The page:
rpc.lockd brokenness (2)

Kris Kennaway kris at obsecurity.org
Thu Mar 9 03:28:04 UTC 2006

On Thu, Mar 09, 2006 at 03:12:24AM +0000, Miguel Lopes Santos Ramos wrote:
> > From: Kris Kennaway <kris at obsecurity.org>
> > Subject: Re: rpc.lockd brokenness (2)
> >
> > Yeah, the file is still locked on the server, and will never be
> > unlocked unless you stop and restart the rpc.lockd on the server
> > (which releases all the locks it holds).
> I did that. Lots of times. And I removed /var/db/statd.status too when
> the daemons where not running.
> Is there any other file involved?

No: the locks are all held by the rpc.lockd process on the server, so
when that process is killed they are released (you can verify this by
running lockf on a locked file on the server before and after the
rpc.lockd is killed).

It does seem to take a few minutes for rpc.lockd on the client to
notice when rpc.lockd is restarted on the server, but lockf -t 0 on
the client will eventually succeed in my tests.

I didn't need to stop/restart rpc.statd for it to recover state.

> No.
> There is a problem with rpc.lockd besides the other one.
> This machine hangs even when I lock files with lockf -t 0 that never existed,
> with fresh statd/lockd on client AND server (if /var/db/statd.status is
> the only file involved).

lockf -t 0 is working for me when rpc.lockd is running.  It hangs when
the server is unreachable (e.g. rpc.lockd not running on the server)
or for a few minutes after it is (re)started (I filed a PR about that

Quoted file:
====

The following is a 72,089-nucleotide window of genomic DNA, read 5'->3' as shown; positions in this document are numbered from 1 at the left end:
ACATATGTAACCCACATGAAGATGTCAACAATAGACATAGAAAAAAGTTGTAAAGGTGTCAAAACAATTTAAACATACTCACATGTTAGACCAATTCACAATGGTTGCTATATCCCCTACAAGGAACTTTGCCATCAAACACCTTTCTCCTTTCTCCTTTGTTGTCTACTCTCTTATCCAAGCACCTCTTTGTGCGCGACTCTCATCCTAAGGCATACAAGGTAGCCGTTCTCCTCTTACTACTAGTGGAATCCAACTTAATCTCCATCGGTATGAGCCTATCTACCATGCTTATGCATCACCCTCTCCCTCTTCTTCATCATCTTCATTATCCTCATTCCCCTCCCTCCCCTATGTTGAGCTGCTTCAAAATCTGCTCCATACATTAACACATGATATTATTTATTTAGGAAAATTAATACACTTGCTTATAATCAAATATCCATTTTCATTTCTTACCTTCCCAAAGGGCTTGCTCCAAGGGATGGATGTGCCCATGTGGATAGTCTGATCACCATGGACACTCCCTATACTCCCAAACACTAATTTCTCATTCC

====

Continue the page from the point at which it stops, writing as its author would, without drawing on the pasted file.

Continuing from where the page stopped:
Can you try to narrow down this problem some more?  e.g. look up the
port used by rpc.lockd with rpcinfo on client and server and tcpdump
to see what locking requests are being passed back and forth (you
should see the request from client -> server and the reply granting
the lock; or not if something is going wrong).  The ethereal port is
useful for parsing the tcpdump -w -s 0 traces, btw; it decodes the RPC
packets into human-readable form.

Running rpc.lockd -d100 on the server is also useful for tracking down
what it's doing (look in /var/log/debug.log)

> If I keep using a common home directory for all machines, and keep using
> lockd for that mount on that machine, then my only workaround is still to
> go back to 6.0-RELEASE.

I'm not certain 6.0-RELEASE is any different, since I don't see any
changes to rpc.lockd or nfs locking that were made since then.

> BTW, thank you for your support. And they talk about technical support on
> fatly payed operating systems...

You're welcome.

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